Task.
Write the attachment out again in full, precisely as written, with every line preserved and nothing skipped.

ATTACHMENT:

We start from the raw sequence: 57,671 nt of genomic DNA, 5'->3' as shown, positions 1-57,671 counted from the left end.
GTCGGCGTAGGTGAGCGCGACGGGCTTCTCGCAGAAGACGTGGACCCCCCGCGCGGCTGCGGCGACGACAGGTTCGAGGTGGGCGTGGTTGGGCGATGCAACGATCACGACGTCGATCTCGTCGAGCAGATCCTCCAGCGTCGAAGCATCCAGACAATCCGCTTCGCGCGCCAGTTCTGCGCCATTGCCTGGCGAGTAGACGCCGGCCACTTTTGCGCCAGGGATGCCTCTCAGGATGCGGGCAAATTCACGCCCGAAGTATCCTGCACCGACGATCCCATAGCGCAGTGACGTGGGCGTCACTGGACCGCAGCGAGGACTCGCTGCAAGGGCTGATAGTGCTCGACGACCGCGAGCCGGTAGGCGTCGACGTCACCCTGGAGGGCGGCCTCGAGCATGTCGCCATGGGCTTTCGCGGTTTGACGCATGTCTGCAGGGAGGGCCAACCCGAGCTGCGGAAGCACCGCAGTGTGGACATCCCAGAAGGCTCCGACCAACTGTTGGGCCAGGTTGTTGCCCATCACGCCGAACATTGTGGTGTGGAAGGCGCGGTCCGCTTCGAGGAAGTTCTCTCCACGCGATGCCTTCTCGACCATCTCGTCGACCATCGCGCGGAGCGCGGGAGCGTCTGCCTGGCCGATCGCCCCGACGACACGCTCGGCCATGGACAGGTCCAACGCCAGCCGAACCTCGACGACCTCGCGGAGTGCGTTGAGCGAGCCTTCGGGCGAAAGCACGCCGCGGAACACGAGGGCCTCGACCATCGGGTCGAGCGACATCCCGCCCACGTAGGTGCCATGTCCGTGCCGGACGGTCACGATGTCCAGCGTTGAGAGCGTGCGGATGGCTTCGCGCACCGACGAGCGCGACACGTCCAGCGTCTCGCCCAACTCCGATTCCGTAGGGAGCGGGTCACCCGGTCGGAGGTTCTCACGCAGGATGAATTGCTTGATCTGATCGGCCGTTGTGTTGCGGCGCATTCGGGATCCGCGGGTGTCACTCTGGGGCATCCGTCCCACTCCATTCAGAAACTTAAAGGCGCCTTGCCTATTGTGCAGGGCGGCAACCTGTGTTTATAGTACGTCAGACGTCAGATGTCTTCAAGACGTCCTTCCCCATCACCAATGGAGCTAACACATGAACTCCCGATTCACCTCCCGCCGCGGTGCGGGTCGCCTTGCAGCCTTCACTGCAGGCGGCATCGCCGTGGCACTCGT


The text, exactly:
We start from the raw sequence: 57,671 nt of genomic DNA, 5'->3' as shown, positions 1-57,671 counted from the left end.
GTCGGCGTAGGTGAGCGCGACGGGCTTCTCGCAGAAGACGTGGACCCCCCGCGCGGCTGCGGCGACGACAGGTTCGAGGTGGGCGTGGTTGGGCGATGCAACGATCACGACGTCGATCTCGTCGAGCAGATCCTCCAGCGTCGAAGCATCCAGACAATCCGCTTCGCGCGCCAGTTCTGCGCCATTGCCTGGCGAGTAGACGCCGGCCACTTTTGCGCCAGGGATGCCTCTCAGGATGCGGGCAAATTCACGCCCGAAGTATCCTGCACCGACGATCCCATAGCGCAGTGACGTGGGCGTCACTGGACCGCAGCGAGGACTCGCTGCAAGGGCTGATAGTGCTCGACGACCGCGAGCCGGTAGGCGTCGACGTCACCCTGGAGGGCGGCCTCGAGCATGTCGCCATGGGCTTTCGCGGTTTGACGCATGTCTGCAGGGAGGGCCAACCCGAGCTGCGGAAGCACCGCAGTGTGGACATCCCAGAAGGCTCCGACCAACTGTTGGGCCAGGTTGTTGCCCATCACGCCGAACATTGTGGTGTGGAAGGCGCGGTCCGCTTCGAGGAAGTTCTCTCCACGCGATGCCTTCTCGACCATCTCGTCGACCATCGCGCGGAGCGCGGGAGCGTCTGCCTGGCCGATCGCCCCGACGACACGCTCGGCCATGGACAGGTCCAACGCCAGCCGAACCTCGACGACCTCGCGGAGTGCGTTGAGCGAGCCTTCGGGCGAAAGCACGCCGCGGAACACGAGGGCCTCGACCATCGGGTCGAGCGACATCCCGCCCACGTAGGTGCCATGTCCGTGCCGGACGGTCACGATGTCCAGCGTTGAGAGCGTGCGGATGGCTTCGCGCACCGACGAGCGCGACACGTCCAGCGTCTCGCCCAACTCCGATTCCGTAGGGAGCGGGTCACCCGGTCGGAGGTTCTCACGCAGGATGAATTGCTTGATCTGATCGGCCGTTGTGTTGCGGCGCATTCGGGATCCGCGGGTGTCACTCTGGGGCATCCGTCCCACTCCATTCAGAAACTTAAAGGCGCCTTGCCTATTGTGCAGGGCGGCAACCTGTGTTTATAGTACGTCAGACGTCAGATGTCTTCAAGACGTCCTTCCCCATCACCAATGGAGCTAACACATGAACTCCCGATTCACCTCCCGCCGCGGTGCGGGTCGCCTTGCAGCCTTCACTGCAGGCGGCATCGCCGTGGCACTCGT